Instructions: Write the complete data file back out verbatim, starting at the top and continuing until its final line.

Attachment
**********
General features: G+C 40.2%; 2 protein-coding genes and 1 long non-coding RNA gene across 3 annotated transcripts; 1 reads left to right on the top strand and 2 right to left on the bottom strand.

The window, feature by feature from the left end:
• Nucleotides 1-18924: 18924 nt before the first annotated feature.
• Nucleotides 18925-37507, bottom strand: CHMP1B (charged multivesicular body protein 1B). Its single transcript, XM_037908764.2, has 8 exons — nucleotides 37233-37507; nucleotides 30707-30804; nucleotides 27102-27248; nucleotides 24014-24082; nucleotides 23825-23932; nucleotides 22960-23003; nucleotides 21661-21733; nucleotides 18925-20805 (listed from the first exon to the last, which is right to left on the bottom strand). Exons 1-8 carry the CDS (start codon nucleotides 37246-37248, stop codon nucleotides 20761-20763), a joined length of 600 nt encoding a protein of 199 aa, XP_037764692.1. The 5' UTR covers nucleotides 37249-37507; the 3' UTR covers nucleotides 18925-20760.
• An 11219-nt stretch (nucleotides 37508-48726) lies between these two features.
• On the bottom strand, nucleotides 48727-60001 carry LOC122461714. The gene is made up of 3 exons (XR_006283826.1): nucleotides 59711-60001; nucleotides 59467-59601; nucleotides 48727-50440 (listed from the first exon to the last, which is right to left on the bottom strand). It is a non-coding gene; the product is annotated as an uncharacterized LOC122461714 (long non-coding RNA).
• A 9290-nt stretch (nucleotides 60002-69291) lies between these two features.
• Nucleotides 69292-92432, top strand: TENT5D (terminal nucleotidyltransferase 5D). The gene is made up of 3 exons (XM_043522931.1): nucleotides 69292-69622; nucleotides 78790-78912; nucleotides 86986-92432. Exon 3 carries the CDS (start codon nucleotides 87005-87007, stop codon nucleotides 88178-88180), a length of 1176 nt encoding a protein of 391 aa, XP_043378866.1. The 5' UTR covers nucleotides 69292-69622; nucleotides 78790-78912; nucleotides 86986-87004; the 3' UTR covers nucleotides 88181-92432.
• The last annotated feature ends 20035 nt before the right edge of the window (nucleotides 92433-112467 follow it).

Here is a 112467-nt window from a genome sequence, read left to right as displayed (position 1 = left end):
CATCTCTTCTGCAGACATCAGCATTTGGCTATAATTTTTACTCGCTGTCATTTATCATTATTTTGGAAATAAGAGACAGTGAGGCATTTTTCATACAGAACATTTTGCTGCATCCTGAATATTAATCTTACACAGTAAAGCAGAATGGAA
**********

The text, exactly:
General features: G+C 40.2%; 2 protein-coding genes and 1 long non-coding RNA gene across 3 annotated transcripts; 1 reads left to right on the top strand and 2 right to left on the bottom strand.

The window, feature by feature from the left end:
• Nucleotides 1-18924: 18924 nt before the first annotated feature.
• Nucleotides 18925-37507, bottom strand: CHMP1B (charged multivesicular body protein 1B). Its single transcript, XM_037908764.2, has 8 exons — nucleotides 37233-37507; nucleotides 30707-30804; nucleotides 27102-27248; nucleotides 24014-24082; nucleotides 23825-23932; nucleotides 22960-23003; nucleotides 21661-21733; nucleotides 18925-20805 (listed from the first exon to the last, which is right to left on the bottom strand). Exons 1-8 carry the CDS (start codon nucleotides 37246-37248, stop codon nucleotides 20761-20763), a joined length of 600 nt encoding a protein of 199 aa, XP_037764692.1. The 5' UTR covers nucleotides 37249-37507; the 3' UTR covers nucleotides 18925-20760.
• An 11219-nt stretch (nucleotides 37508-48726) lies between these two features.
• On the bottom strand, nucleotides 48727-60001 carry LOC122461714. The gene is made up of 3 exons (XR_006283826.1): nucleotides 59711-60001; nucleotides 59467-59601; nucleotides 48727-50440 (listed from the first exon to the last, which is right to left on the bottom strand). It is a non-coding gene; the product is annotated as an uncharacterized LOC122461714 (long non-coding RNA).
• A 9290-nt stretch (nucleotides 60002-69291) lies between these two features.
• Nucleotides 69292-92432, top strand: TENT5D (terminal nucleotidyltransferase 5D). The gene is made up of 3 exons (XM_043522931.1): nucleotides 69292-69622; nucleotides 78790-78912; nucleotides 86986-92432. Exon 3 carries the CDS (start codon nucleotides 87005-87007, stop codon nucleotides 88178-88180), a length of 1176 nt encoding a protein of 391 aa, XP_043378866.1. The 5' UTR covers nucleotides 69292-69622; nucleotides 78790-78912; nucleotides 86986-87004; the 3' UTR covers nucleotides 88181-92432.
• The last annotated feature ends 20035 nt before the right edge of the window (nucleotides 92433-112467 follow it).

Here is a 112467-nt window from a genome sequence, read left to right as displayed (position 1 = left end):
CATCTCTTCTGCAGACATCAGCATTTGGCTATAATTTTTACTCGCTGTCATTTATCATTATTTTGGAAATAAGAGACAGTGAGGCATTTTTCATACAGAACATTTTGCTGCATCCTGAATATTAATCTTACACAGTAAAGCAGAATGGAA